Wall Street, Main Street bullish on gold, but silver is the metal to watch next week
(Kitco News) - Bullish sentiment remains strong in the gold market as chaos and volatility dominate financial markets that are reacting to a growing swarm of organized retail investors, according to the latest Kitco News Weekly Gold Survey.
However, although gold prices are expected to push higher next week, a few analysts have said that the yellow metal is not the asset investors should be paying attention to. This past week retail investors, organized through social media, have created significant momentum in silver.
Silver prices are up nearly 7% this week, with most of the buying coming Thursday and Friday.
"Gold is always going to be there, but I am bearish in the near-term because silver is getting all the attention," said Phillip Streible, chief market strategist at Blue Line Futures. "Silver is like a race car that is taking off, and it is leaving gold in its dust."
Darrin Newsom, president of Darin Newsom Analysis, said that he is also paying more attention to silver.
"We are in a new investment landscape. Chaos is on steroids. Right now, fundamentals don't matter," he said. "It's all about momentum, and right now in the precious metals market, all the momentum is in silver."
This week, 16 analysts participated in the survey. A total of nine voters each, or 56%, called for gold prices to rise next week; meanwhile, three participants, or 19%, said they were bearish, and four analysts, or 25%, said they were neural on gold next week.
The retail focus on silver also showed up in Kitco's online survey results as participation in this week's survey was at its lowest point since early-May 2020, with less than 1,000 people casting their vote.
This week, 906 votes were cast in the online survey. Among those, 560, or 62%, said they were bullish on gold next week. Another 186 participants, or 21%, said they were bearish, while 160 voters, or 18%, were neutral on the precious metal.
In the previous survey, both Wall Street and Main Street investors were expecting to see higher prices. April gold futures last traded at $1,853.50 an ounce, relatively unchanged on the day.
Although organized retail investors have created eye-watering gains in some stocks, including many silver miners, some analysts are concerned that the price action is creating too much volatility, which increases risks in the overall market.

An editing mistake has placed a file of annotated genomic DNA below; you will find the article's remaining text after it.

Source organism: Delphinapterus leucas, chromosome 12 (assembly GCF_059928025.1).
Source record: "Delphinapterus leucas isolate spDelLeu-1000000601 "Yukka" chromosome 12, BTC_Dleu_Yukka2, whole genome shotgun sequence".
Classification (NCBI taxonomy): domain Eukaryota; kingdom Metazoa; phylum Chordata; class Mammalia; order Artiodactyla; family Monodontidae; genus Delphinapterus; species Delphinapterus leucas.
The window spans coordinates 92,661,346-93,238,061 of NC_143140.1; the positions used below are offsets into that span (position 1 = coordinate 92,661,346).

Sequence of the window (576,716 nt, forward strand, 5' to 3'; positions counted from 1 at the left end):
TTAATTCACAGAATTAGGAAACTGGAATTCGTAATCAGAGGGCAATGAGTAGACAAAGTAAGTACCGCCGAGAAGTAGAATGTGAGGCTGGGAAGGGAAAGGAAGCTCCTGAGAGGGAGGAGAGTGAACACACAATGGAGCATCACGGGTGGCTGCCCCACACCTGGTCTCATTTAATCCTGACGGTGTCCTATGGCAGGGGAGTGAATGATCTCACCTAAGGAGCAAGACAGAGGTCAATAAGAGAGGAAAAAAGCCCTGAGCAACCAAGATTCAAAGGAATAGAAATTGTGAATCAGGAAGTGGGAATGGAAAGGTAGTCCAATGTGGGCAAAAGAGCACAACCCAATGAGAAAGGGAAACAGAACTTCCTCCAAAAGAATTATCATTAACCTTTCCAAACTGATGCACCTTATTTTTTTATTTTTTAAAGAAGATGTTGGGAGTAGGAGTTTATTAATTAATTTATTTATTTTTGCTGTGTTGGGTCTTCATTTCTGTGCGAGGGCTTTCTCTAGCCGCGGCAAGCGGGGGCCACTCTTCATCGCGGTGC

Ole Hansen, head of commodity strategy at Saxo Bank, said that while the volatility has been contained to specific sectors, it wouldn't take much for the chaos to creep into the overall marketplace.
"The question is, does this volatility force some funds to reduce their exposure in markets? Are we going to see another round of deleveraging that drives down markets?" he asked. "We could easily see safe-haven interest find a welcoming home in gold in the near-term."
Although gold prices could move higher next week, Hansen said that he is neutral on the precious metal until prices break resistance around $1,890 an ounce.
Jim Wyckoff, senior technical analyst at Kitco.com, said that he was bullish on gold next week as he sees rising risk aversion sentiment in the marketplace.
Although there is still a strong bullish sentiment in the marketplace, some analysts note that rising bond yields and a relatively stronger U.S. dollar could weigh on gold in the near-term.
Richard Baker, editor of the Eureka Miner's Report, said that he is negative on gold in the near-term as he is watching bearish technical compared to equity markets.
"The gold-to-S&P 500 ratio (AUSP) has been in a trend of higher-lows since October 2018 as gold slowly gained value on equities. This trend line was threatened in late-2020 and now has been broken - a very bearish indication for gold given the recent rally of domestic stocks," he said. "This chart continues to be key to monitor."
Baker said that he is also concerned about gold as the new momentum in silver has significantly reduced the gold-silver ratio. He noted that the ratio is trading close to its 10-year average of 70 points.
"This is quite a fall from the March 2020 peak, demonstrating the loss of value of gold relative to silver. Although some may say this is long overdue mean reversion, the velocity of the decline is concerning and a potentially bearish indication for the yellow metal," he said.